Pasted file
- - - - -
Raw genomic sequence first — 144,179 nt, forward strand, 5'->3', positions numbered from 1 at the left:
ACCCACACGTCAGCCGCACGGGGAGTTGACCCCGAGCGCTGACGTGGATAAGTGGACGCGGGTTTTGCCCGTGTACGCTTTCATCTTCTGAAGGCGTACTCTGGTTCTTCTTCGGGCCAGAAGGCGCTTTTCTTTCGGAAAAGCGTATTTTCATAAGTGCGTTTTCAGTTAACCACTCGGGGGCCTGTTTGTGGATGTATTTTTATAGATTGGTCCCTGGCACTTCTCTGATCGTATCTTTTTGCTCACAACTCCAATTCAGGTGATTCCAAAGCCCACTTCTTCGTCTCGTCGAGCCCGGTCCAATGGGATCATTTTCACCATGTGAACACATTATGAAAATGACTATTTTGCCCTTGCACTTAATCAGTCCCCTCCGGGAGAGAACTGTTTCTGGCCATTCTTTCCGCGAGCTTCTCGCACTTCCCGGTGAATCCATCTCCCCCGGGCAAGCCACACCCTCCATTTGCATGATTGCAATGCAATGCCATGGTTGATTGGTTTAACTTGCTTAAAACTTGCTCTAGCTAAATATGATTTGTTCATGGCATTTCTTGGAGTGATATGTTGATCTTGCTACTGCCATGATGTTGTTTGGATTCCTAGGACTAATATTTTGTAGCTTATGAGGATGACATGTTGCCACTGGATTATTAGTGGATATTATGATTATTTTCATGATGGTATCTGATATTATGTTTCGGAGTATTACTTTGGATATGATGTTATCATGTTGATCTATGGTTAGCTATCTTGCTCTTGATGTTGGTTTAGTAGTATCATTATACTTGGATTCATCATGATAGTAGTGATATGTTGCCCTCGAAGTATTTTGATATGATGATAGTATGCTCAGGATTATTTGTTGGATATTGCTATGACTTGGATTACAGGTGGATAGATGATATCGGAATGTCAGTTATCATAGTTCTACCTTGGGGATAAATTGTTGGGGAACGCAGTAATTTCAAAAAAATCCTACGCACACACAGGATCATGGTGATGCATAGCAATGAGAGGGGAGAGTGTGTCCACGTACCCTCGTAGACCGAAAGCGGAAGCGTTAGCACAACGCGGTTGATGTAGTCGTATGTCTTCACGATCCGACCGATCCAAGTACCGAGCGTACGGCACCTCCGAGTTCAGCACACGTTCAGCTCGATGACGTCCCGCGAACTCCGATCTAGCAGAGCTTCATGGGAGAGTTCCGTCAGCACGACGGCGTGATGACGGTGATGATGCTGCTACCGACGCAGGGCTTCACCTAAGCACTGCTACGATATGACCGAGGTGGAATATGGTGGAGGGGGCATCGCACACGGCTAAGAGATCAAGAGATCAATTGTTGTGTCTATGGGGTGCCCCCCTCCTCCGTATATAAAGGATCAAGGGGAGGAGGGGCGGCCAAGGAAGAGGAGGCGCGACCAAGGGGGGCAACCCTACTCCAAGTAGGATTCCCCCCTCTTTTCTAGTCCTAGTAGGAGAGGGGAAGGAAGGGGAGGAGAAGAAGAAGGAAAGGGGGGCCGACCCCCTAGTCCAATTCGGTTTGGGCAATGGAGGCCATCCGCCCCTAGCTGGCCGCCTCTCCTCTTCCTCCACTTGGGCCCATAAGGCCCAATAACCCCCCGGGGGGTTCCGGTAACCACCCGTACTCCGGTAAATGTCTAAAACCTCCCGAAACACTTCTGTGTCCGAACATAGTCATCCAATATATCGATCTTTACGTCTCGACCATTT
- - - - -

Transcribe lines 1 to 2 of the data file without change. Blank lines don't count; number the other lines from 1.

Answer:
Raw genomic sequence first — 144,179 nt, forward strand, 5'->3', positions numbered from 1 at the left:
ACCCACACGTCAGCCGCACGGGGAGTTGACCCCGAGCGCTGACGTGGATAAGTGGACGCGGGTTTTGCCCGTGTACGCTTTCATCTTCTGAAGGCGTACTCTGGTTCTTCTTCGGGCCAGAAGGCGCTTTTCTTTCGGAAAAGCGTATTTTCATAAGTGCGTTTTCAGTTAACCACTCGGGGGCCTGTTTGTGGATGTATTTTTATAGATTGGTCCCTGGCACTTCTCTGATCGTATCTTTTTGCTCACAACTCCAATTCAGGTGATTCCAAAGCCCACTTCTTCGTCTCGTCGAGCCCGGTCCAATGGGATCATTTTCACCATGTGAACACATTATGAAAATGACTATTTTGCCCTTGCACTTAATCAGTCCCCTCCGGGAGAGAACTGTTTCTGGCCATTCTTTCCGCGAGCTTCTCGCACTTCCCGGTGAATCCATCTCCCCCGGGCAAGCCACACCCTCCATTTGCATGATTGCAATGCAATGCCATGGTTGATTGGTTTAACTTGCTTAAAACTTGCTCTAGCTAAATATGATTTGTTCATGGCATTTCTTGGAGTGATATGTTGATCTTGCTACTGCCATGATGTTGTTTGGATTCCTAGGACTAATATTTTGTAGCTTATGAGGATGACATGTTGCCACTGGATTATTAGTGGATATTATGATTATTTTCATGATGGTATCTGATATTATGTTTCGGAGTATTACTTTGGATATGATGTTATCATGTTGATCTATGGTTAGCTATCTTGCTCTTGATGTTGGTTTAGTAGTATCATTATACTTGGATTCATCATGATAGTAGTGATATGTTGCCCTCGAAGTATTTTGATATGATGATAGTATGCTCAGGATTATTTGTTGGATATTGCTATGACTTGGATTACAGGTGGATAGATGATATCGGAATGTCAGTTATCATAGTTCTACCTTGGGGATAAATTGTTGGGGAACGCAGTAATTTCAAAAAAATCCTACGCACACACAGGATCATGGTGATGCATAGCAATGAGAGGGGAGAGTGTGTCCACGTACCCTCGTAGACCGAAAGCGGAAGCGTTAGCACAACGCGGTTGATGTAGTCGTATGTCTTCACGATCCGACCGATCCAAGTACCGAGCGTACGGCACCTCCGAGTTCAGCACACGTTCAGCTCGATGACGTCCCGCGAACTCCGATCTAGCAGAGCTTCATGGGAGAGTTCCGTCAGCACGACGGCGTGATGACGGTGATGATGCTGCTACCGACGCAGGGCTTCACCTAAGCACTGCTACGATATGACCGAGGTGGAATATGGTGGAGGGGGCATCGCACACGGCTAAGAGATCAAGAGATCAATTGTTGTGTCTATGGGGTGCCCCCCTCCTCCGTATATAAAGGATCAAGGGGAGGAGGGGCGGCCAAGGAAGAGGAGGCGCGACCAAGGGGGGCAACCCTACTCCAAGTAGGATTCCCCCCTCTTTTCTAGTCCTAGTAGGAGAGGGGAAGGAAGGGGAGGAGAAGAAGAAGGAAAGGGGGGCCGACCCCCTAGTCCAATTCGGTTTGGGCAATGGAGGCCATCCGCCCCTAGCTGGCCGCCTCTCCTCTTCCTCCACTTGGGCCCATAAGGCCCAATAACCCCCCGGGGGGTTCCGGTAACCACCCGTACTCCGGTAAATGTCTAAAACCTCCCGAAACACTTCTGTGTCCGAACATAGTCATCCAATATATCGATCTTTACGTCTCGACCATTT